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California Could Overturn Loitering for Sex Work Law

The California Assembly Appropriations Committee decided Thursday the bill will go to the assembly floor for a full vote

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California's current anti-loitering code has been on the books since 1995. It was meant to crack down on people engaging in sex work, but the author of the bill that would overturn it, State Senator Scott Wiener, says it has actually just led to discrimination in the transgender community.

Wiener says that many people have started calling the anti-loitering law, the "walking while trans" law. He says it disproportionately targets trans women, especially Black and Brown trans women.

"Randomly mass arresting a bunch of trans women and Black women for standing on the sidewalk, rounding everyone up and arresting them, that's not how we combat human trafficking, that's a way to engage in abusive law enforcement and undermining trust in law enforcement," Wiener said.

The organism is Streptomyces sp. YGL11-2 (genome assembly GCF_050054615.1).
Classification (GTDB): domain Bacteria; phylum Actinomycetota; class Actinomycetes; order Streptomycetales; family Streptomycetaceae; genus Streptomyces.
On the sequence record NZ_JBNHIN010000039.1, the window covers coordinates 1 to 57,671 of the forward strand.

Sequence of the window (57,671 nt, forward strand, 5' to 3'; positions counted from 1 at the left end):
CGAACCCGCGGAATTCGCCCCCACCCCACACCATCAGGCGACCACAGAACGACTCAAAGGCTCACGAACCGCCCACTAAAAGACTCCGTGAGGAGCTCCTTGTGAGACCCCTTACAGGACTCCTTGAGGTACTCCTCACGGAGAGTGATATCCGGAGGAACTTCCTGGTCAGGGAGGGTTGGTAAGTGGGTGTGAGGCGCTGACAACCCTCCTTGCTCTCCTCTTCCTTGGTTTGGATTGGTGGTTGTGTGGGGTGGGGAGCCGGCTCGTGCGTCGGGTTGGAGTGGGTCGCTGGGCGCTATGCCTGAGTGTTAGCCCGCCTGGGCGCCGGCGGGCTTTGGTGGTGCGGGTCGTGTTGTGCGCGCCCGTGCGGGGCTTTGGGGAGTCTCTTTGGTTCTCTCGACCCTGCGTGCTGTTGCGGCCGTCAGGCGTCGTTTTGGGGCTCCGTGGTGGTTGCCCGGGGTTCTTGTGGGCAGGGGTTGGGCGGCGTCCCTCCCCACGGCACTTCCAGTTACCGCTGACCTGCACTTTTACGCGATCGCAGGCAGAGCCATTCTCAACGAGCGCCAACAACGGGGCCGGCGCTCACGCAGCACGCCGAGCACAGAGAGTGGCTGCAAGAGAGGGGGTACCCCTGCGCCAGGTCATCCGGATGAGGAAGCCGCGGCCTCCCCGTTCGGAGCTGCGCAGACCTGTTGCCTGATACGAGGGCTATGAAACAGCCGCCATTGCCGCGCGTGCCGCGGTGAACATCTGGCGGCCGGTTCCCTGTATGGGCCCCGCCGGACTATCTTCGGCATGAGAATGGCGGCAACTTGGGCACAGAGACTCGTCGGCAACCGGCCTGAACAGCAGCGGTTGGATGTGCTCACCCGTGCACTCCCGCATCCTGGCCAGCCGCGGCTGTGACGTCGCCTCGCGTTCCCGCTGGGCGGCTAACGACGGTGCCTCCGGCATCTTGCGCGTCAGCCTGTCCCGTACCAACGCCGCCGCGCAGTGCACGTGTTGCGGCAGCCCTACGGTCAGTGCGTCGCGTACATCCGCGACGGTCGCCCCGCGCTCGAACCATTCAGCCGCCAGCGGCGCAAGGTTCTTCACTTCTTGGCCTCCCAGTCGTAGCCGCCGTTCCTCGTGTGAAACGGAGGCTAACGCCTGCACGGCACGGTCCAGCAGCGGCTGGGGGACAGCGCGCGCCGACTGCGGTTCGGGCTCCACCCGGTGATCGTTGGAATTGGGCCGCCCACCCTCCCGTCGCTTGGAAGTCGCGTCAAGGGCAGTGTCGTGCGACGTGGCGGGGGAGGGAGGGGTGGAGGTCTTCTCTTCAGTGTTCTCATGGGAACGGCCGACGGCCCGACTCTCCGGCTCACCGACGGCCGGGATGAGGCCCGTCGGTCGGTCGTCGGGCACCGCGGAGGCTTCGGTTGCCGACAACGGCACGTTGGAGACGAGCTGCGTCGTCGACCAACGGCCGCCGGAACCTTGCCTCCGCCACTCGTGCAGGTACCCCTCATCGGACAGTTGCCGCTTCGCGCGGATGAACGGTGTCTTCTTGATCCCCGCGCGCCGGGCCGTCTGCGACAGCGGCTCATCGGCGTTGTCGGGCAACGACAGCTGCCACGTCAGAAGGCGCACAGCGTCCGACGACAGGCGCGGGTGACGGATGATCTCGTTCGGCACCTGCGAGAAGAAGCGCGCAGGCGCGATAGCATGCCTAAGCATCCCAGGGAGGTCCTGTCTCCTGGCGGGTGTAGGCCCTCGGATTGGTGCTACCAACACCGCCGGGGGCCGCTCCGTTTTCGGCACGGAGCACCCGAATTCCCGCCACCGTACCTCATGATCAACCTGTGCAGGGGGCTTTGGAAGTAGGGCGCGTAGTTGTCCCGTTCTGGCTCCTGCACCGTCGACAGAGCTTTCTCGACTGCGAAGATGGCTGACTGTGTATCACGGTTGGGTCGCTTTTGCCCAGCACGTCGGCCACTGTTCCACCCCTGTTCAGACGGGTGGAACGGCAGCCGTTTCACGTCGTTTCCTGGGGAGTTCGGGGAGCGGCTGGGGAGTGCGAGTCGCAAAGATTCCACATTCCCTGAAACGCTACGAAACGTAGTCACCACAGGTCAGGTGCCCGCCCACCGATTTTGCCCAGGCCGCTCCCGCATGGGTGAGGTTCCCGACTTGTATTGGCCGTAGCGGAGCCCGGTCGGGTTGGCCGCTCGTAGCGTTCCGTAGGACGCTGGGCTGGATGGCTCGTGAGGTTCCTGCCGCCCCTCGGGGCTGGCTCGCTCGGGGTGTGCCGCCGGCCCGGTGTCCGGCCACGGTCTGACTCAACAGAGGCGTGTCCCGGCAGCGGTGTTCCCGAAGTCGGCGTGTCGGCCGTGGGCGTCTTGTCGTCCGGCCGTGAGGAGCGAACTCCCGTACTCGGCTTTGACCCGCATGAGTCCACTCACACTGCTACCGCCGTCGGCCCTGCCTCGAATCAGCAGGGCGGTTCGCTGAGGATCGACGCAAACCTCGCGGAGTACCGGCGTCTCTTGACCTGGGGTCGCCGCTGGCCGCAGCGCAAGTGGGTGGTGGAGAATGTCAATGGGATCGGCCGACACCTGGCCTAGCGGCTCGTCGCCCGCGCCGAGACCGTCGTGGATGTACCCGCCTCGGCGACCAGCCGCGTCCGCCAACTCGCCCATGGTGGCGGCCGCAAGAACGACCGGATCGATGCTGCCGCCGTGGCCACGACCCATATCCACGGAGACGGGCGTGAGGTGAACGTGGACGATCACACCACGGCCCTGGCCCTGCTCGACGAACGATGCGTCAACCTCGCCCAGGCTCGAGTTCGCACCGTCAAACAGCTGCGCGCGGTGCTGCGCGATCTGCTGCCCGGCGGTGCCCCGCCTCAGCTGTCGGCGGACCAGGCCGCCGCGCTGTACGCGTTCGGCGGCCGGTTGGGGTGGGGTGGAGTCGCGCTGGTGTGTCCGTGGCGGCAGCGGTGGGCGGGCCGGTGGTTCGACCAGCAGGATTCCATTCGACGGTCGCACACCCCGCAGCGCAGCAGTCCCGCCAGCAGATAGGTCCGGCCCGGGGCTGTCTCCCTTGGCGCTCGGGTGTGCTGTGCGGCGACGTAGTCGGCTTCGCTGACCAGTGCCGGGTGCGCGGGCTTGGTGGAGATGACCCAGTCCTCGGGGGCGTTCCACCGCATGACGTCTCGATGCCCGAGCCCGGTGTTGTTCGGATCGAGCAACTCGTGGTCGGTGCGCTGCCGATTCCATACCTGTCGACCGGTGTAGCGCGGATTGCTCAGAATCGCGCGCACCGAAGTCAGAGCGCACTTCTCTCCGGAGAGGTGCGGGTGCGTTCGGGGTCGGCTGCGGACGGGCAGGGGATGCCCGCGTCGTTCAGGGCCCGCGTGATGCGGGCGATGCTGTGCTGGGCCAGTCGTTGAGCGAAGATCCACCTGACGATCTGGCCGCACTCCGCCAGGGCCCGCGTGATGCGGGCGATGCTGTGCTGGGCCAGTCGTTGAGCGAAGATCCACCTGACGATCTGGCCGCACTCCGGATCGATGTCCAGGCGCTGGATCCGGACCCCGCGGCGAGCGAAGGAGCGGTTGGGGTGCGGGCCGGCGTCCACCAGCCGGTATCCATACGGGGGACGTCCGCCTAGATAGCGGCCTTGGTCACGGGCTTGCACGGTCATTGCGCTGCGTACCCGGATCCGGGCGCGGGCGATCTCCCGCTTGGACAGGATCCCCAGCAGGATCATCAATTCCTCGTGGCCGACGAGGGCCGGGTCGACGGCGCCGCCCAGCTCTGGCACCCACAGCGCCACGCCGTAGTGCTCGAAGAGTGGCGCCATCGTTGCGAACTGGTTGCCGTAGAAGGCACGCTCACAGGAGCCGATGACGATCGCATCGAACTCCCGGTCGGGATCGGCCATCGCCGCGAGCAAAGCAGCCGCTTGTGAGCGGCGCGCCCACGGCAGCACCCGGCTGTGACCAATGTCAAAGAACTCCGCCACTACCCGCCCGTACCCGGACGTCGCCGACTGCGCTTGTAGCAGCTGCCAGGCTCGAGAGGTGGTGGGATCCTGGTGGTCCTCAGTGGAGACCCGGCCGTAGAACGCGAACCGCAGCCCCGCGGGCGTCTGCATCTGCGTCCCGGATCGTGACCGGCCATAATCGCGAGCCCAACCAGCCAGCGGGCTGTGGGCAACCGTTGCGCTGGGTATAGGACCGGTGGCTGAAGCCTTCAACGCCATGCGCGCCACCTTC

Earlier this year, New York state repealed a similar anti-loitering law.

But some survivors of sex trafficking in California worry that repealing this law could lead to the decriminalization of prostitution altogether.

"We don't want to see the demand go up, when you increase the demand, you need more supply so trafficking is going to go up. We want to fight trafficking, we don't want to encourage it," said Marjorie Saylor, a survivor of sex trafficking.

Senator Wiener says that while he is a proponent of decriminalizing prostitution, this specific bill has nothing to do with that.

"Well we're all committed to eradicating human trafficking, which is just a horrific aspect of our society and we have to crack down on trafficking. This law is not a good tool to crack down on human trafficking," he said.

Survivors of trafficking also worry that repealing the law would take away a mechanism from law enforcement that allows them to intervene with sex workers and refer them to diversionary programs that educate them about human trafficking.

"Law enforcement cannot do anything to intervene because there is no crime committed anymore, it is no longer a crime, they need a reason to go in," Saylor said.

The California Assembly Appropriations Committee decided Thursday the bill will go to the assembly floor for a full vote. If it passes and the Governor signs it, it would go into effect on January 1, 2022.

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